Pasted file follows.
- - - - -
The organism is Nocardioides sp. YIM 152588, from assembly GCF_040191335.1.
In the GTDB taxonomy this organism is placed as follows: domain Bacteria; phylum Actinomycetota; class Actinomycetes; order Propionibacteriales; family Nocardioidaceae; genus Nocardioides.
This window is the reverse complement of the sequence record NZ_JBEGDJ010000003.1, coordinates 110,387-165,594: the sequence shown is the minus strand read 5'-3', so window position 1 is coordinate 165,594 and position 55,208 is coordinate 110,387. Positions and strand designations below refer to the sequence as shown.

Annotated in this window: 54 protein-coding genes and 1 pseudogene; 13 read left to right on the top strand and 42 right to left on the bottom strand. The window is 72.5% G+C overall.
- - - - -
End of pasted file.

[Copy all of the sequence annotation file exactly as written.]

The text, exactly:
The organism is Nocardioides sp. YIM 152588, from assembly GCF_040191335.1.
In the GTDB taxonomy this organism is placed as follows: domain Bacteria; phylum Actinomycetota; class Actinomycetes; order Propionibacteriales; family Nocardioidaceae; genus Nocardioides.
This window is the reverse complement of the sequence record NZ_JBEGDJ010000003.1, coordinates 110,387-165,594: the sequence shown is the minus strand read 5'-3', so window position 1 is coordinate 165,594 and position 55,208 is coordinate 110,387. Positions and strand designations below refer to the sequence as shown.

Annotated in this window: 54 protein-coding genes and 1 pseudogene; 13 read left to right on the top strand and 42 right to left on the bottom strand. The window is 72.5% G+C overall.